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"Sam."

He's so sure he hears his name – in a woman's voice – that he turns, toothbrush held by his mouth, and goes completely still to listen.

After a minute of silence he shakes his head at himself and turns back to the sink to finish brushing. He hangs the toothbrush up, closes his medicine cabinet, and gets halfway to his bed, yawning, before he hears it again: the same female voice calls his name, and unless he's imagining it – of course he's imagining it – she sounds marginally less patient but definitely more amused.

He comes to an abrupt halt right there in the darkness of his room, listening once again. His heart wants to start pounding; he knows no one should be here, and the voice doesn't sound familiar.

The air conditioning is off. All the windows and doors are closed. The television isn't on any more.

Raking a hand through his hair, he purposefully relaxes his shoulders and starts to think maybe he shouldn't be so stubborn and single-minded. He's gotten in late every night for the last two weeks, woken up early, and gone straight back to the lab. No guitar. No playing ball. No seeking out anyone's company beyond lunch-time.

He's never been that big on all work and no play, so maybe his brain has decided to give him a kick in the ass about it. Shedding his jeans, he crawls into bed, and once he's there he pulls the sheet up to about waist-level. His eyes close immediately, and around him the room is quiet.

The whole house is quiet.

Within minutes he's sound asleep.

Morning arrives, heralded by sunlight slanting in through blinds he hadn't bothered to close the day before, and he rolls onto his side, shunning the uninvited wake-up call, but opens his eyes immediately when he bumps into something that shouldn't be there.

Someone who shouldn't be there.

Her hair is blonde and straight and about shoulder-length; her eyes are flecked brown and green. The incoming light falls in stripes across her white t-shirt and sheet-clad hips. She squints against the glow of morning and licks her lips like they're dry, but she doesn't seem able to resist smiling at him. "You have got to remember to close those blinds at night."

If he saw her elsewhere she'd catch his interest and turn his head; as it is, somewhere along the way he's forgotten how to blink and breathe.

Her fingertip perches on his lips even though he has yet to manage words incredulous enough for the situation. "Sam, over the next six weeks I'm gonna need you to listen to me. This is very important."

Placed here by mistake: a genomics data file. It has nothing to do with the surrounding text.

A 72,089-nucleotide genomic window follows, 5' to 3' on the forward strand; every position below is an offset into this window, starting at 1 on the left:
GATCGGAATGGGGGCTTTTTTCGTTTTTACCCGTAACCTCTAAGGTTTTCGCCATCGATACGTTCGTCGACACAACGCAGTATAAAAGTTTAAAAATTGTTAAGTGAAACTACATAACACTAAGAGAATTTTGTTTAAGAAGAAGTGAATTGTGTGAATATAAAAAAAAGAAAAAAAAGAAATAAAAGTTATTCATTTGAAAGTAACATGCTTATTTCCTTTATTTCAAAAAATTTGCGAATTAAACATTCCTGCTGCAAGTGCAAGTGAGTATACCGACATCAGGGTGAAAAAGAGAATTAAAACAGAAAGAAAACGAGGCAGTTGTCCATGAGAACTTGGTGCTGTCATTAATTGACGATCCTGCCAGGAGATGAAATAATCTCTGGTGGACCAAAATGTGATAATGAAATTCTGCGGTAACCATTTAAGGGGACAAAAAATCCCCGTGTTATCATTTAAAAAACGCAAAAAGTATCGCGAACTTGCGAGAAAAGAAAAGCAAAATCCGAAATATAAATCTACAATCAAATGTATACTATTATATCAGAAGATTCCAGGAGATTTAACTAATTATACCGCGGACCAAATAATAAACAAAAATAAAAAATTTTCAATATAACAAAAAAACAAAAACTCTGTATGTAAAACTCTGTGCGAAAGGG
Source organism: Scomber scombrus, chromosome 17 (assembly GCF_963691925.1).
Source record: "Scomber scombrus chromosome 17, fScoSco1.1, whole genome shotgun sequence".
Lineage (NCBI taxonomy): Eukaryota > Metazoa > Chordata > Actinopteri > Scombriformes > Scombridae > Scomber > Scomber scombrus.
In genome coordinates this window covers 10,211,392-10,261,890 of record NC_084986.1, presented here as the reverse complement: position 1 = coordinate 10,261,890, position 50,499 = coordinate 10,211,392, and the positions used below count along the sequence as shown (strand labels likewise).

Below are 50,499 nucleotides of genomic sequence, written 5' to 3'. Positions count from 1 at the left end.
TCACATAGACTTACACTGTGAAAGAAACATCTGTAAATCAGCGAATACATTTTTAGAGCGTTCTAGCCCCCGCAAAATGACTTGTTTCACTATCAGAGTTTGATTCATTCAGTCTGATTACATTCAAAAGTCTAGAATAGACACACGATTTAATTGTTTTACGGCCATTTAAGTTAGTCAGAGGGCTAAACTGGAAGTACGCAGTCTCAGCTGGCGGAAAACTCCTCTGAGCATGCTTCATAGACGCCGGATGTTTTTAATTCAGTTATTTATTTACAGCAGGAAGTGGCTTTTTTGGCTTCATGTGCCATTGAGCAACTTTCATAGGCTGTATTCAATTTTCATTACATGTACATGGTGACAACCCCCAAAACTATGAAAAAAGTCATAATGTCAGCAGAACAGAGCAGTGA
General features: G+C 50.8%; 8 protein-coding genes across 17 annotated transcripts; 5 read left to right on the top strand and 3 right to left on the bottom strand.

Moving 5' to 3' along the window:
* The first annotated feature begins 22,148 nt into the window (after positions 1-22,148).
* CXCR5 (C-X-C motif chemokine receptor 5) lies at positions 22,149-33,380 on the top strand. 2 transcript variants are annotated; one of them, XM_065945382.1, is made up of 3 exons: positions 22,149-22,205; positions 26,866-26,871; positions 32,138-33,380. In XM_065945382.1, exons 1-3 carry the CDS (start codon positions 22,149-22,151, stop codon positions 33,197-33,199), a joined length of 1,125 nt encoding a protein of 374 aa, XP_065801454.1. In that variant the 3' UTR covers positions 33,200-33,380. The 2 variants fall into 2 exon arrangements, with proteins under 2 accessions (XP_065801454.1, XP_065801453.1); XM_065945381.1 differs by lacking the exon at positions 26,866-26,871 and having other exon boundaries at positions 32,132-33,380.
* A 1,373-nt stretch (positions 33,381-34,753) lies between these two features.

"Who--"

Her finger doesn't move. "Let's save that one for later. We don't have a lot of time."

-

"I need a day off."

As Galen enters the room, Tory looks up and slides her bookmark between pages. "Then take it." Her tone is matter-of-fact but not unkind.

"I think I will."

That was her advice, but it still surprises her that her hard-working Galen has reached a point where the suggestion meets immediate agreement rather than a list of reasons he needs to spend his time working. Once she puts her reading material down on the table in front of her she stands and walks toward him, hands rising to frame his face. "You really aren't feeling well."

He dips his chin and leans to rest his forehead against hers. "Maybe I'll take tomorrow off, sleep in, walk to the park to get some fresh air in the afternoon."

His seriousness takes her off guard, and looking up at him, she nods. "That's a good idea." Her hands drift down his face and take up residence on either side of his neck. "Should I cancel the tasting?

That's right: tomorrow they're supposed to meet with the people catering their reception. He shakes his head. "I'm not sick enough to turn down a free meal."

Tory raises her eyebrows and smiles her appreciation at him. "Tomorrow morning I'll let the others know you're feeling under the weather."

It's not the first time Galen's thought he's the luckiest bastard on Earth. He's glad Sam – no offense to him – didn't hit it off better with Tory two years ago when he had his chance. And really, he thinks, under the weather is a much better way of putting it than I think I'm overworked and starting to hallucinate. Tory is beautiful, a perfect storm of efficiency and competence, and he knows she's confident but he doesn't think she'd like hearing that he keeps seeing another woman, regardless of whether that woman is purely a product of his imagination.